The Monomaniac Quest for God


In the novel Moby Dick, Captain Ahab persuaded the crew of the ship to join him in the “quenchless feud” seeking revenge against the whale. The whale was “a Sperm whale of uncommon magnitude and malignity” according to Ahab, though there is absolutely no reason to believe that. All the whale had done was to try to defend himself from attack by Ahab and his crew and in the process chewed off one of Ahab’s legs. Yet Ahab convinced the men that there was “great ferocity, cunning, and malice in the monster attacked.”He persuaded them that  the whale was “so incredibly ferocious as continually to be athirst for human blood.” Ahab believed the whale had “intelligent malignity” which he showed over and over again in his assaults. And remember the whale is god! What kind of a god is that?

The narrator, Ishmael described the white whale this way:

“…such seemed the White Whale’s infernal aforethought of ferocity, that every dismembering or death that he caused, was not wholly regarded as having been inflicted by an unintelligent agent.

Judge then, to what pitches of inflamed, distracted fury the minds of his more desperate hunters were impelled, when amid the chips of chewed boats, and the sinking limbs of torn comrades, they swam out of the white curds of the whale’s direful wrath into the serene, exasperating sunlight, that smiled on as if at a birth or a bridal.”


Ahab was consumed by a mad desire for revenge. As Ishmael described it Ahab was taken over by a unholy hatred:

“…ever since that almost fatal encounter, Ahab had cherished a wild vindictiveness against the whale, all the more fell for that in his frantic morbidness, he at last came to identify with him, not only all his bodily woes, but all his intellectual and spiritual exasperations. The White Whale swam before him as the monomaniac incarnation of all those malicious agencies which some deep men feel eating in them, till they are left living on with half a heart and half a lung. That intangible malignity which has been from the beginning to whose dominion even the modern Christians ascribe one-half of the worlds; which the ancient Ophites of the east reverenced in their statue devil;–Ahab did not fall down and worship it like them; but deliriously transferring its idea to the abhorred white whale, he pitted himself, all mutilated, against it. All that most maddens and torments; all that stirs up the lees of things; all truth with malice in it; all that cracks the sinews and cakes the brain; all the subtle demonisms of life and thought; all evil to crazy Ahab, were visibly personified and made practically assailable in Moby Dick. He piled upon the whale’s white hump the sum of all the general rage and hate felt by his whole race from Adam down; and then, as if his chest had been a mortar, he burst  his hot heart’s shell upon it.”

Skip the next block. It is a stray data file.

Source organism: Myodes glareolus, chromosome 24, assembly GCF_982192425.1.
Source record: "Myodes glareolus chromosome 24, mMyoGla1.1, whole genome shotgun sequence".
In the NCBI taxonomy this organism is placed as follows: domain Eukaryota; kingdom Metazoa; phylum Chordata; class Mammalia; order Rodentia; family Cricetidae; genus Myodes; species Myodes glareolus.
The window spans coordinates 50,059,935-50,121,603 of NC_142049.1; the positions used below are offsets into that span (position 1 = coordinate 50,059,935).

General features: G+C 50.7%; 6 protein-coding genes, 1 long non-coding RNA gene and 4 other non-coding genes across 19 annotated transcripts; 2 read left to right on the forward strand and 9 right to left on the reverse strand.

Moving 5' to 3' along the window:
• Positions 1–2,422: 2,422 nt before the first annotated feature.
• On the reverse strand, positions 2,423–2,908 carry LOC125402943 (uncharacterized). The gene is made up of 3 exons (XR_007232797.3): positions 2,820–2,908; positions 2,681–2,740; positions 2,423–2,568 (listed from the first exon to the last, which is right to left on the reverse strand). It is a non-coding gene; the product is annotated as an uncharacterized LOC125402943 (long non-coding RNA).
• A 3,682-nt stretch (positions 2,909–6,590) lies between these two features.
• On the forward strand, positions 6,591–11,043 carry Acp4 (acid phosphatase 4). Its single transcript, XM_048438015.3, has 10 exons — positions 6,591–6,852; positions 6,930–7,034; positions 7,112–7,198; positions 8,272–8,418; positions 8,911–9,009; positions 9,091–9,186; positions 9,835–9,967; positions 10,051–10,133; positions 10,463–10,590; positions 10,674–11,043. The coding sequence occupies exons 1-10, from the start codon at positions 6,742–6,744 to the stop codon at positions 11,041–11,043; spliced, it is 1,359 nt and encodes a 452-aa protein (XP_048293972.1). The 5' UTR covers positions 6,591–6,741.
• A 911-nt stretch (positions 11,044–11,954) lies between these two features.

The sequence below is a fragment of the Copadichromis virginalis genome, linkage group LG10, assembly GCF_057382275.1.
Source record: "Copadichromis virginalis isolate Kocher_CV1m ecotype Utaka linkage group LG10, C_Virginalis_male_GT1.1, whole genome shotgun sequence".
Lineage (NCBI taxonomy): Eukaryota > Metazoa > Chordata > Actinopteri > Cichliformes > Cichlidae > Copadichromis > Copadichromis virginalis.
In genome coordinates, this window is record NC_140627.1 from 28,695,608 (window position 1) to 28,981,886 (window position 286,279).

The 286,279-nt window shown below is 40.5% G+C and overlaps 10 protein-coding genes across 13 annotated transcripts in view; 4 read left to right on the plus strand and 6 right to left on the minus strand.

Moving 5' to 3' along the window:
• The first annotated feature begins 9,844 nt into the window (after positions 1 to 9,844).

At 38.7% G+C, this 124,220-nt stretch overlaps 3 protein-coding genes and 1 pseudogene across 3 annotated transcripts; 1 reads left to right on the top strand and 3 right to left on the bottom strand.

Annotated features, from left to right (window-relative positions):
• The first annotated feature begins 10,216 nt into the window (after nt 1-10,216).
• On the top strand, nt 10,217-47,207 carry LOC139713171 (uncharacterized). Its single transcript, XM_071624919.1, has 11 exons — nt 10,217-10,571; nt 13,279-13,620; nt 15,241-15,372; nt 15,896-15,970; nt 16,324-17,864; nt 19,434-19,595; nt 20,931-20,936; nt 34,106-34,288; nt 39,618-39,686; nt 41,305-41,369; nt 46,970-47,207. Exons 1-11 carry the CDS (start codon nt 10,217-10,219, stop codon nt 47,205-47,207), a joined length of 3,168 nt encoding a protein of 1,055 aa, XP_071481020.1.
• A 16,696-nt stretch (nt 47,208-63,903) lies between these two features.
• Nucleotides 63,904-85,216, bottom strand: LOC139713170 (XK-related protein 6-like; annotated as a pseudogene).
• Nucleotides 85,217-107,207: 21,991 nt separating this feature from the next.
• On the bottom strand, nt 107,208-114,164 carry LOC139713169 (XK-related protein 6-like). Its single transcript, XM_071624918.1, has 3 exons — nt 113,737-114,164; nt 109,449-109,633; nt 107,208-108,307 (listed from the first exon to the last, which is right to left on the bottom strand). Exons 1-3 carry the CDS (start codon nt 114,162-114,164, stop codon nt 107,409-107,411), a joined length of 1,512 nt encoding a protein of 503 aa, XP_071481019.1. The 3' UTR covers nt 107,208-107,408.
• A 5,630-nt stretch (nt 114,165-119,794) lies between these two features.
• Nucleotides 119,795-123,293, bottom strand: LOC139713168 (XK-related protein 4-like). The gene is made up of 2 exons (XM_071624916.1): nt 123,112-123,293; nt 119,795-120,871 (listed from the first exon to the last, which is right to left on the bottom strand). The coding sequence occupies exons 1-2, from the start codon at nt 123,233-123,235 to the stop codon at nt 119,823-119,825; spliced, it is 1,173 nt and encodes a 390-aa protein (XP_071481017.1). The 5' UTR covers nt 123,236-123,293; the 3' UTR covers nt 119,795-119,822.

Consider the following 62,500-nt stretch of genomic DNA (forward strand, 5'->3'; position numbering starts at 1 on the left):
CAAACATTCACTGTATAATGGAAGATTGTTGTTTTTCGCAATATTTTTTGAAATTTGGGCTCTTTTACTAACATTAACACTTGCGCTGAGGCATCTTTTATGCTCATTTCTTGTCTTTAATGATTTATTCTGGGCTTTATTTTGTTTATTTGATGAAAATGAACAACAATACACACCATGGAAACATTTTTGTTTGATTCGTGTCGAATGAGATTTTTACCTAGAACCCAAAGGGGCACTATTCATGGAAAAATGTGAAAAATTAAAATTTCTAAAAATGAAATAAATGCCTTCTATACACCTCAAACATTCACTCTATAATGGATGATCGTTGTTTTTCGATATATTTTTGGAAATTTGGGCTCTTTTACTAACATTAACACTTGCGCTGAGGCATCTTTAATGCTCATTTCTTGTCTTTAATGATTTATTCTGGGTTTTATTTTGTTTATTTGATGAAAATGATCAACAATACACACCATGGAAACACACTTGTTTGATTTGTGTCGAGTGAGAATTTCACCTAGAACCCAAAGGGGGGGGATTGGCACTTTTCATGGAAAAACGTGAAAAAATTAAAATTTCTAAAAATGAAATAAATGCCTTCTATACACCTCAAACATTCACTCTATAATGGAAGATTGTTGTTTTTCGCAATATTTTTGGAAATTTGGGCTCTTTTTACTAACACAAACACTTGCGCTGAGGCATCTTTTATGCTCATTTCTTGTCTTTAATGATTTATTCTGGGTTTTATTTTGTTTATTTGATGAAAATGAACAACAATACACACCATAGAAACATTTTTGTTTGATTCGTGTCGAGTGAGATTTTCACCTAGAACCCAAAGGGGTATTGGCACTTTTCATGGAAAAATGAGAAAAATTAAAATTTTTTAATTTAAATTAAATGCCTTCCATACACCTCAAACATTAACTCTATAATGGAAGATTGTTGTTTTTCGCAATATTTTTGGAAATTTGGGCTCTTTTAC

No wonder Ishmael called Ahab’s condition “monomania.” That is precisely what it was. And that made the quest monomaniacal too. After that initial encounter with Moby Dick that left Ahab with an ivory leg, sailing for home with “his torn body and gashed soul bled into one another; and so infusing, made him mad.” That is where the thirst for vengeance leads—to madness. And this a major theme of the book. Ahab “was intent on an audacious, unmitigable, and supernatural revenge.” As Ishmael described Ahab,

“Gnawed within and scorched without, with the fixed, unrelenting fangs of some incurable idea; such an one, could be found, would seem the very man to dart his iron and lift his lance against the most appalling of brutes.”


What he sought was “monomaniac revenge.” The whale was in his eyes “the gliding great demon of the seas of life.” What turned a religious quest into a religious evil quest was Ahab’s monomania. By ignoring everything else the quest became evil. And that is true of all quests. If they are pursued with monomaniacal passion, the quest becomes evil, whether it is a pursuit of money, love, prestige, golf, causes such as Black Lives Matter, Antifa, a life without taxes, or, even, God. Any quest can become evil. Such causes can drag the innocent and the guilty to their doom.

If a person refuses to believe a cop no matter how credible his claims that he is innocent, or if a person follows his leader to Capitol Hill to rampage Congress to protest a claim that an election has been stolen no matter how much evidence to the contrary, the beliefs have gone beyond all reason and are maniacal.

The mania makes it evil. When the quest goes beyond all reason it has turned to evil. That is what we learn from Moby Dick and why it is still relevant 150 years after it was written. We learn from Moby Dick that one can lose one’s soul by pursuing God.

That was what Ahab’s religious quest was all about: it was “monomaniac,” and that made it evil.

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